Using desserts to decode computing

New research from Monash University uses food to help demonstrate the basics of computing while creating new frontiers in food experiences.

The past decade has seen great strides in innovative food experiences such as 3D printed food, ingestible sensors, combining robots with food service, and food with augmented reality. So far, these experiments have only involved using the technology alongside existing food.

Logic Bonbon offers a “cyber” food experience that combines the application of logical operations – the building blocks of every digital computer – with edible materials resulting in the creation of a liquid-centric dessert.

A Logic Bonbon system includes a pre-made hollow candy along with the option of three different “logic gates” that allow flavored liquids to flow into the candy.

Users can introduce different liquids to the candy simultaneously, and the candy is filled with different combinations of flavors and colors depending on the “logic gate” used. The Bonbon also has a transparent top layer that allows users to see their end results.

Image: A Logic Bonbon with an AND logic gate displaying a heart emoticon with a mix of two flavors (raspberry and green apple) is ready to eat.

Lead author Jialin Deng, from the Faculty of Information Technology’s Stress Game Lab, said the idea behind the development of the Logic Bonbon was to use food itself as an integral part of the game. calculation operation.

“Over three months, we tested the system with 10 participants, allowing them to smell, experience and ‘play’ with the Logic Bonbons, filling it with different flavor combinations that they could consume,” Ms. Deng.

“Through their interactions with the Logic Bonbons, participants experience and learn hands-on logic operations and essentially create an edible mini-computer that requires input, performs calculations, and results in different combinations of outputs while displaying different emoticons and flavors, allowing it is up to the user to experience the “taste” of calculation. »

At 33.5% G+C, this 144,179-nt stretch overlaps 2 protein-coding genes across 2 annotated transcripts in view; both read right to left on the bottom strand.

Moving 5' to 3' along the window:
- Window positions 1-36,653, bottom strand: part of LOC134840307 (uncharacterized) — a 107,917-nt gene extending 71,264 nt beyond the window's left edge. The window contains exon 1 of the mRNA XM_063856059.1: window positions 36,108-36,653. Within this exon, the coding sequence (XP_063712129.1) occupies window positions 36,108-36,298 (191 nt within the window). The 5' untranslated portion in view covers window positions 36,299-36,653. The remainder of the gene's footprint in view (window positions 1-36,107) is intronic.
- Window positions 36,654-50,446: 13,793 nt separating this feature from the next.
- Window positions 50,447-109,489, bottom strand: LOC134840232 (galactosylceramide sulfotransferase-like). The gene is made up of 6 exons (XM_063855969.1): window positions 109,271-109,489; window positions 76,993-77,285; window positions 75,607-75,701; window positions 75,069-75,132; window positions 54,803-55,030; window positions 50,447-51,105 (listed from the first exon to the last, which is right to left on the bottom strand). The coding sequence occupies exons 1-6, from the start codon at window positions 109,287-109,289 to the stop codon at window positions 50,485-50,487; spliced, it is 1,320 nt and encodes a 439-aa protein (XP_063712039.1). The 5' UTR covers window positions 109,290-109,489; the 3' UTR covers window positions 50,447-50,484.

Research co-author Professor Florian ‘Floyd’ Mueller, director of the Exertions Games Lab, said the process of interacting and understanding computation should not be limited to linear methods.

“Through this project, we’re showing that even food and interacting with your meal can be a way to introduce people to the concepts of computing,” Prof Mueller said.

“It would be great to see this research applied and further developed by creators such as chefs, food designers and foodies, to introduce computing concepts in fun multi-sensory ways and provide experiences where diners ‘run’ the ‘software’ that the chef programmed into their food.”

Possible future research on this project includes the development of more complex food-based computing systems to further explore how hospitality can be supported to provide unique experiences for diners while supporting the craft and expertise of the chef.

Logic Bonbon’s research results will be presented at the ACM CHI Conference on Human Factors in Computing Systems to be held in New Orleans, USA, from April 30 to May 5.

Principal Investigator Jialin Deng is

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